The Big Event has been directed by Auburn University’s SGA for six years.
SGA arranges an application process where members of Auburn’s community apply for the help of University volunteers.
Household help ranges from painting, roadside trash pick-up, gardening and packaging food.
“After the city of Auburn’s continual support of Auburn University and its students, we are honored to have the opportunity to volunteer in the community and give back to a city that gives so much to us,” said Brooke Donald, assistant director of the Big Event.
ThThis event not only allows credit for community service, but also awards a few spirit points for greek students. Steven Wheatley, senior in electrical engineering, 4-year veteran of the Big Event and president of Delta Chi, said his group is helping mainly for spirit points.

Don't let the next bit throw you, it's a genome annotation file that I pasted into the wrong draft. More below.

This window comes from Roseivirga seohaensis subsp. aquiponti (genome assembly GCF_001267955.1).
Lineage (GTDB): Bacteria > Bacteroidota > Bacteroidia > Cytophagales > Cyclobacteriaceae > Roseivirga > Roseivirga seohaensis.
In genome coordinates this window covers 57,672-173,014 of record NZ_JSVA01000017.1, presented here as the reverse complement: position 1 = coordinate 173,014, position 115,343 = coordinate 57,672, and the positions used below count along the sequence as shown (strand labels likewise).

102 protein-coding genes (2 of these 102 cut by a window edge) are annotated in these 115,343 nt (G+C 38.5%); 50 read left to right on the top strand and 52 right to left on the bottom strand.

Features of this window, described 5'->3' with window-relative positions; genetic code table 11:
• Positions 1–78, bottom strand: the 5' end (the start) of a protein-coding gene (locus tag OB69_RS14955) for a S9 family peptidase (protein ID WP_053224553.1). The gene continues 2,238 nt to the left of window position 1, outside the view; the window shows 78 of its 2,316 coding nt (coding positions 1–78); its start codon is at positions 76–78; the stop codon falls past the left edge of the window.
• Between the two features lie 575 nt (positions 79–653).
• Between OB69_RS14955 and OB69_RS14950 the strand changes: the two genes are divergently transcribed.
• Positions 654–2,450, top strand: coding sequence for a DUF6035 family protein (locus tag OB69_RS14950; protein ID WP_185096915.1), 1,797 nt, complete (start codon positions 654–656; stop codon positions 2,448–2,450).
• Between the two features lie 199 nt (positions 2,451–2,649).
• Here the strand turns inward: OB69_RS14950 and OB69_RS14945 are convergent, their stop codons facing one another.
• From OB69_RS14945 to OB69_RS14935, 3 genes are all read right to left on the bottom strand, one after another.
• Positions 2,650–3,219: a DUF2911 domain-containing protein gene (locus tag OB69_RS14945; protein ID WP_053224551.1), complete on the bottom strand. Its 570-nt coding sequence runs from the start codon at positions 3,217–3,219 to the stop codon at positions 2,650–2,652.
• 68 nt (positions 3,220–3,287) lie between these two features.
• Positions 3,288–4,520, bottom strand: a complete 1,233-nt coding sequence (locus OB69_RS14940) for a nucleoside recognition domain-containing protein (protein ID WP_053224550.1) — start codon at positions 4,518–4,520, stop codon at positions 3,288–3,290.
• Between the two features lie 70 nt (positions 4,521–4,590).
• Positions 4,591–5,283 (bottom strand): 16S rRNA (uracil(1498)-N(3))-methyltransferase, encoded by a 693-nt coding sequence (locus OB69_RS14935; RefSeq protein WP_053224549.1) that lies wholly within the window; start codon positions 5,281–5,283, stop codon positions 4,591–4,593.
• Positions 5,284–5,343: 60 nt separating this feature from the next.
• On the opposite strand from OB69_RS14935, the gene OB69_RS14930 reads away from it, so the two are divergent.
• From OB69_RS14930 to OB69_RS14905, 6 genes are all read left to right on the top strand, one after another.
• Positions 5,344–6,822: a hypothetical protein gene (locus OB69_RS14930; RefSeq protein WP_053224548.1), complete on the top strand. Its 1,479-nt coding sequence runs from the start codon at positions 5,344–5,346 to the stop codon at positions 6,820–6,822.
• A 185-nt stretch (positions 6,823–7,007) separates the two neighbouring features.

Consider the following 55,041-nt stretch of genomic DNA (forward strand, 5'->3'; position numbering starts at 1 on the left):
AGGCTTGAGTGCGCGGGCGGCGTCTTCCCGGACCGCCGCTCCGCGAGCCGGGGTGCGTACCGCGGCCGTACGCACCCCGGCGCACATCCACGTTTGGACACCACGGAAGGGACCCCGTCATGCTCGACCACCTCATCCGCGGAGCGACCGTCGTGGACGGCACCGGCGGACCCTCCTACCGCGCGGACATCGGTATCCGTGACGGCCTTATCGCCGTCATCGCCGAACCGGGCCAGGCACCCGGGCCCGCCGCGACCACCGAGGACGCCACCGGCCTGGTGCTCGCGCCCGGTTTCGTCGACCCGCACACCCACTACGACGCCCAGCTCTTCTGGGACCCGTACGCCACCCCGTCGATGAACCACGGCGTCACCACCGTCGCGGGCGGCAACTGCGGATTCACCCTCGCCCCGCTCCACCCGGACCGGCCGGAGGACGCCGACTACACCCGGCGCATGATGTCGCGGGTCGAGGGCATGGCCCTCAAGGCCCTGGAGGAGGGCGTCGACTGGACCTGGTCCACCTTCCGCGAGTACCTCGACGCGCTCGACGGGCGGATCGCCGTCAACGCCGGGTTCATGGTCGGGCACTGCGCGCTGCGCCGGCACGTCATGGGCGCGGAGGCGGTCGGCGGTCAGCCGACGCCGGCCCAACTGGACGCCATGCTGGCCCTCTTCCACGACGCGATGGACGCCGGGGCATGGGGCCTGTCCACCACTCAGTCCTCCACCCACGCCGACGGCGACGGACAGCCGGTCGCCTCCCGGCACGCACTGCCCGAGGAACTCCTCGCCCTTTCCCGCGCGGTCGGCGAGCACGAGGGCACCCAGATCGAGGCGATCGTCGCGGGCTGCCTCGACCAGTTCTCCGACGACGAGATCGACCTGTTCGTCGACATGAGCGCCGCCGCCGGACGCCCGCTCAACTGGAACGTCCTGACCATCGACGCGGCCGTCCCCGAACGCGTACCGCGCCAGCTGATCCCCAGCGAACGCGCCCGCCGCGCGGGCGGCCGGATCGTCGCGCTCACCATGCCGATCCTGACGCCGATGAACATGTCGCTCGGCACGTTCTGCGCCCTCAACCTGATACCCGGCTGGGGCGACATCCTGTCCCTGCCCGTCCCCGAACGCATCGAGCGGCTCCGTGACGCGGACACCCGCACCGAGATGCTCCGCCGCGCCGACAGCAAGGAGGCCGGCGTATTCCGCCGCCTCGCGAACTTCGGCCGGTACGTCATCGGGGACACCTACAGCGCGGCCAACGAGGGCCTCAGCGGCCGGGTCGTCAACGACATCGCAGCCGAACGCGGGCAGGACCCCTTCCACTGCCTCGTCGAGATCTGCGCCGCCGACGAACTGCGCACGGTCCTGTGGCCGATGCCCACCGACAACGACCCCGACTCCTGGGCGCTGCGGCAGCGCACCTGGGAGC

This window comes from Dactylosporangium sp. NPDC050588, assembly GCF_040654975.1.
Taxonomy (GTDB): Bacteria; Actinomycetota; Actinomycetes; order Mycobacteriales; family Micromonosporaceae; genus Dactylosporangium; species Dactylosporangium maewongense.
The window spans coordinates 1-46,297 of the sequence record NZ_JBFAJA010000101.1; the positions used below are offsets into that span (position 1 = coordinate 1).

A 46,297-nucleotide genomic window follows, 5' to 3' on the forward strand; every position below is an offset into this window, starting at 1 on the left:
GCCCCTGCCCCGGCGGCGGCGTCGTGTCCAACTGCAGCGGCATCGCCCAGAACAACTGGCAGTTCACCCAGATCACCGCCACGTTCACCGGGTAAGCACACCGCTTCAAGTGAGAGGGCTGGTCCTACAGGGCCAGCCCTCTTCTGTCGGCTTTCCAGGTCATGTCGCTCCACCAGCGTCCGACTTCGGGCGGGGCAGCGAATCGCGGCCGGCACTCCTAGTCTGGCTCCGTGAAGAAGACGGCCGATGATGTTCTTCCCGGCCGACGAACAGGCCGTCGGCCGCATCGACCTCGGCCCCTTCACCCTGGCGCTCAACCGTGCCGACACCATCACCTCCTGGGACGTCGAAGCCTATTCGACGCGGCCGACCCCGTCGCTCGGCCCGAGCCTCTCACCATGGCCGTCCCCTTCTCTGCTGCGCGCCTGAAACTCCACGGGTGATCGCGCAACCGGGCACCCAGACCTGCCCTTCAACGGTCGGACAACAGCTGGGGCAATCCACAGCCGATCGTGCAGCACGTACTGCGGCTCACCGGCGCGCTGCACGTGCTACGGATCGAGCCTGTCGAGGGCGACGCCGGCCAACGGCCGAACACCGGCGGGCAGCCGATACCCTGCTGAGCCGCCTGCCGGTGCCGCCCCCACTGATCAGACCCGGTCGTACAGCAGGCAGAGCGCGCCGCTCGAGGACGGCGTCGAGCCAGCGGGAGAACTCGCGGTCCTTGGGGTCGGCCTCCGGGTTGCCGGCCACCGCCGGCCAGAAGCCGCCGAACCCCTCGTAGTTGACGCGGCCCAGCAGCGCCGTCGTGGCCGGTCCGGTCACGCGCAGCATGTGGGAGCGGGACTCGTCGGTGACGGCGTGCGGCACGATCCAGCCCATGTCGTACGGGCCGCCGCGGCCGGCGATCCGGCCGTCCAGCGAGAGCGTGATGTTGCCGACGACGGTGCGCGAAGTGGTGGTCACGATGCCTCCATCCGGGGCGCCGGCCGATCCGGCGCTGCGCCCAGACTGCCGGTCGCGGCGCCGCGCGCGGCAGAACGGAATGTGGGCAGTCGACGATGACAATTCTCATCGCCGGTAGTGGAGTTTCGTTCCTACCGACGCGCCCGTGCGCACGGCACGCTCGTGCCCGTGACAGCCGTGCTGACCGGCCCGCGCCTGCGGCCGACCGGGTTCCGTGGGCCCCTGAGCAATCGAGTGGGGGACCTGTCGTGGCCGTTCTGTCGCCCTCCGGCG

Wheatley was project coordinator for his group that consisted of freshmen and sophomores.
We brought freshmen and sophomores to get them out in Auburn’s community and teach them how they can help during their early stages here at Auburn, Wheatley said. Wheatley’s group was working at the Thomas family household, 520 Lee Road 662.
The Thomas family needed help painting the trim of their house and gardening.
The Thomas family household is home to six people ages 48, 30, 27, 7, 2 and 1, according to 7-year-old David Thomas.
Trey Oliver, freshman in political science, was the project coordinator at Loachapoka Elementary School, 685 Lee Road 61.
Oliver is a member of Freshman Forum which is a program of Tiger Tuesdays.
Oliver coordinated over 115 volunteers at Loachapoka Elementary.
“It’s been really interesting,” Oliver said. “Everybody is working hard. We are going to get this school looking a lot better.”